Investigating the painted rock art of the Central Pilbara
To date, most attention on rock art in the Pilbara has been focused on the extensive engravings that are present, particularly in the coastal regions and especially the Burrup Peninsula. The current project was designed to explore the lesser known painted art sites of the Central Pilbara. Revisiting previously identified sites as well as newly located sites, detailed site recording, photogrammetry, pXRF, motif analysis and conservation assessment was undertaken. Results indicate some similarities with the repertoire of engraved motifs in the region, but also some unique features. Preservation factors including airbourne dust, mineral precipitation, water movement and the nature of the pigments themselves have resulted in relatively poor survival of painted art. Superimpositioning has allowed a relative chronology to be developed; it is likely that the majority of the painted art dates to within the last few thousand years, and possibly only the last few hundred years. Although rarely painting on rock surfaces today, Banjima people hold considerable knowledge about pigments used for contemporary body decoration and ceremony, as well as the meanings of certain motifs and sites; this information has provided invaluable in better understanding the painted art sites of the Central Pilbara.
About the presenter
Dr Lynley Wallis, Senior Archaeologist, Wallis Heritage Consulting, Adelaide, South Australia.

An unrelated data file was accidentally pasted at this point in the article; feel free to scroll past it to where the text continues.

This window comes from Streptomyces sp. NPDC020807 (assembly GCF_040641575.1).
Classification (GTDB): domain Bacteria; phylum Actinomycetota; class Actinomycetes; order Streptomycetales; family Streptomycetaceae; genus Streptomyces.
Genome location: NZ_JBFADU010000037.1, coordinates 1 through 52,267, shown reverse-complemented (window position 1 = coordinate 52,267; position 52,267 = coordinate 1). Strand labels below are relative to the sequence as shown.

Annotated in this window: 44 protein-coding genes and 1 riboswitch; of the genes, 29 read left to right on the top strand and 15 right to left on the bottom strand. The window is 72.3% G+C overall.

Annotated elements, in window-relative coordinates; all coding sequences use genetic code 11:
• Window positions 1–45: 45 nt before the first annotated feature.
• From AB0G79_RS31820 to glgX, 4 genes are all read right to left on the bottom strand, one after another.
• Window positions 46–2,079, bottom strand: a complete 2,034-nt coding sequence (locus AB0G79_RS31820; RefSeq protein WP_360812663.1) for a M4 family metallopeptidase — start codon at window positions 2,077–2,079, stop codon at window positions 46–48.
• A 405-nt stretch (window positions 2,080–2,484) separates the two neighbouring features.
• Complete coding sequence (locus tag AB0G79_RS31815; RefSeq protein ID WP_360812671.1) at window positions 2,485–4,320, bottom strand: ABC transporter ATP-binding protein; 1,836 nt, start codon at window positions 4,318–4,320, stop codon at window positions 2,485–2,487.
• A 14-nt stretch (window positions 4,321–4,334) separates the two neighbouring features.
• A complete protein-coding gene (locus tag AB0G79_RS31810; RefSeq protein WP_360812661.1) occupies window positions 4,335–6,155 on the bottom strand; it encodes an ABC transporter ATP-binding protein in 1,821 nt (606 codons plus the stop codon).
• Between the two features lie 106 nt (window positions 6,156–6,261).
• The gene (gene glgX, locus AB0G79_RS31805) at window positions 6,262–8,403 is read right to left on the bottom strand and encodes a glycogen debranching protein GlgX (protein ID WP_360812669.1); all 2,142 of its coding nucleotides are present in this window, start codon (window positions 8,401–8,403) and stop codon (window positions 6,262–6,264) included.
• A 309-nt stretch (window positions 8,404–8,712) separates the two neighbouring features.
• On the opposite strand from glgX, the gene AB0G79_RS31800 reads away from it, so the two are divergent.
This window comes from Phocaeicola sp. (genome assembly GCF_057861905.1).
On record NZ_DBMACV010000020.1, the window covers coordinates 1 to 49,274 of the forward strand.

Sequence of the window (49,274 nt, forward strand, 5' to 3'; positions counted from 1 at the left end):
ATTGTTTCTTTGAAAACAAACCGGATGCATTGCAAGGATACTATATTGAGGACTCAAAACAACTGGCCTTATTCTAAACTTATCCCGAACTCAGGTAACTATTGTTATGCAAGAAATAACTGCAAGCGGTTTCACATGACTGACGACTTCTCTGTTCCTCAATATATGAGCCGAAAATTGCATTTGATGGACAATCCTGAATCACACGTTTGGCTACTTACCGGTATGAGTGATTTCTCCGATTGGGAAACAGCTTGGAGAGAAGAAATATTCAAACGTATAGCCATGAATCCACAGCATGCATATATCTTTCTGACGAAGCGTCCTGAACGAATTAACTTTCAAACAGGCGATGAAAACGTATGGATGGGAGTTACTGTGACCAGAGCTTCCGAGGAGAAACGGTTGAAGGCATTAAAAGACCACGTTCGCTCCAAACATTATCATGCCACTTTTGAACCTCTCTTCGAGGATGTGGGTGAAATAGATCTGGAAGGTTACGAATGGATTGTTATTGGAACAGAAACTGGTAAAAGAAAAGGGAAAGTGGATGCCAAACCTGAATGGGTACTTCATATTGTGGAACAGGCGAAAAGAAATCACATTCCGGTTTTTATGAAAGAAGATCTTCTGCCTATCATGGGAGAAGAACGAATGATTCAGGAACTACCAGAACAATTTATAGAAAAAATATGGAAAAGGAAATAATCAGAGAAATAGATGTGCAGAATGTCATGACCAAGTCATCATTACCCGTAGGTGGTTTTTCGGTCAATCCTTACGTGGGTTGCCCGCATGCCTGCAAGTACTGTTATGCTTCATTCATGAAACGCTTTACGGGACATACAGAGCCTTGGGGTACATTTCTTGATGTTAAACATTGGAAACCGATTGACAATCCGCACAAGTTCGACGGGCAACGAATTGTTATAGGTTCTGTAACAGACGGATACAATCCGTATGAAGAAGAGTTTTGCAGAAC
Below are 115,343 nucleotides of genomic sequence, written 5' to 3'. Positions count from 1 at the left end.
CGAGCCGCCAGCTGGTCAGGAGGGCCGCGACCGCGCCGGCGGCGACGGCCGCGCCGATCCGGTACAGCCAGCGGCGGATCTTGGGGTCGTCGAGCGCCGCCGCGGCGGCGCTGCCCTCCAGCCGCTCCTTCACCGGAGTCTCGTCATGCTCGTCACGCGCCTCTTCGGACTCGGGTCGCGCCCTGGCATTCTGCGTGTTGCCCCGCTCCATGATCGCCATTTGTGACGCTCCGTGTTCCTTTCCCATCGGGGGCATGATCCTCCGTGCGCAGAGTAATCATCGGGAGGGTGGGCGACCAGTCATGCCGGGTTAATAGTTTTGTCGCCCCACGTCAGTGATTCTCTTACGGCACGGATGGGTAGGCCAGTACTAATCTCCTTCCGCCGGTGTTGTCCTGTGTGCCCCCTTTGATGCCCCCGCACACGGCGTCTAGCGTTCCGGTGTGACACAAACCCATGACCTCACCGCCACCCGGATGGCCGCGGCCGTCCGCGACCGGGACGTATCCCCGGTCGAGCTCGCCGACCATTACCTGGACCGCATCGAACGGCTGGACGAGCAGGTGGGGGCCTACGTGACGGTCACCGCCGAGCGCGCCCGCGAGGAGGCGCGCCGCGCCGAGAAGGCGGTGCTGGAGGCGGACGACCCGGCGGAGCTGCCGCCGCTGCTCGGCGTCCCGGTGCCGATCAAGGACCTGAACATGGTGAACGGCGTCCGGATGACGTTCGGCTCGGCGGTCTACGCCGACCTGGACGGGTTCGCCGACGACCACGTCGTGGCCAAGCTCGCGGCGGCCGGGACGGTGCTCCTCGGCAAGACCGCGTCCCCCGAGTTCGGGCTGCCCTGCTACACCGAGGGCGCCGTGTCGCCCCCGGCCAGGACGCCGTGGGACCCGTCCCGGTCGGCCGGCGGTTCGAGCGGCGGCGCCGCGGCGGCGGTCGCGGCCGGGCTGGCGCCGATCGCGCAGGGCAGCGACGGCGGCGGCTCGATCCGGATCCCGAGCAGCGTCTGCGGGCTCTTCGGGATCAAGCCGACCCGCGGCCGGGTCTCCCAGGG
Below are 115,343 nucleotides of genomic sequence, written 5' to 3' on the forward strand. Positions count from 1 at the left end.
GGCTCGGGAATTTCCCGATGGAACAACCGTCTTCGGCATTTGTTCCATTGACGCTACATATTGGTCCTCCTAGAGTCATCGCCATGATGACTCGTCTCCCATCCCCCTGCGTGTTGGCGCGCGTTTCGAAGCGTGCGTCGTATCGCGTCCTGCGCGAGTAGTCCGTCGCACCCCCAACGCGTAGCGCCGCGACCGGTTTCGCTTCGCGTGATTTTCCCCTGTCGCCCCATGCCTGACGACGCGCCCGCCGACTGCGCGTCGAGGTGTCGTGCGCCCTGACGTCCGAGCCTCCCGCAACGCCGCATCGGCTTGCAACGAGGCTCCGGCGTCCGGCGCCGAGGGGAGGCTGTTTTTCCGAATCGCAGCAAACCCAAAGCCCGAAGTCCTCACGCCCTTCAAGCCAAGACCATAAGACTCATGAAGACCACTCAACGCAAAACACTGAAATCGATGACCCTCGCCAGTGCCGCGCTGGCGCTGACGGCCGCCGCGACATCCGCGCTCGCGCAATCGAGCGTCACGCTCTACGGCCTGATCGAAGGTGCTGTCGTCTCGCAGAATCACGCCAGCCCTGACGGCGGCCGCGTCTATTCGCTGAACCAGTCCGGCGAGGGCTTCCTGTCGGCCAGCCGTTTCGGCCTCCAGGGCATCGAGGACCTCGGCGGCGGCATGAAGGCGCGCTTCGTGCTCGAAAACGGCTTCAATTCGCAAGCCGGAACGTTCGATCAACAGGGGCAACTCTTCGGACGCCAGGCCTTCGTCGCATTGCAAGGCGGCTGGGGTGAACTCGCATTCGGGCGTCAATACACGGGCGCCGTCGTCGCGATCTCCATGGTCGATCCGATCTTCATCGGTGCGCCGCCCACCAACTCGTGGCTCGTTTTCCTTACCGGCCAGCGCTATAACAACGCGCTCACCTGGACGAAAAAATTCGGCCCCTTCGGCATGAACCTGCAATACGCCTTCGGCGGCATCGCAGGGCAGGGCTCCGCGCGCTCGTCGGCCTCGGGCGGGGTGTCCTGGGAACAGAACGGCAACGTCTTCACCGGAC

My research interests lie primarily in archaeological science and the interactions between people and their environment. After undertaking an honours degree looking at residues on stone artefacts from the 30,000 yo site of Widgingarri in the Kimberley region of Western Australia, I was somewhat surprised by the quantity of plant residues preserved on artefacts that were typically seen as being 'hunting' tools - and thus began my interests in plants. Accordingly, my doctoral research looked at late Quaternary environmental change through phytolith analysis at the site of Carpenter's Gap 1 (excavated by Prof Sue O'Connor) in the Kimberley. Since that time I have led a long-term research project in northwest Queensland, working collaboratively with members of the Woolgar Valley Aboriginal Corporation on sites ranging from the contact period back to ca 35,000 years ago. I also spent 5 years based in Adelaide at Flinders University, where I undertook numerous community-driven projects with the Ngarrindjeri Heritage Committee. I left full-time employment in the academic sector in July 2011, and am now running my own business, Wallis Heritage Consulting.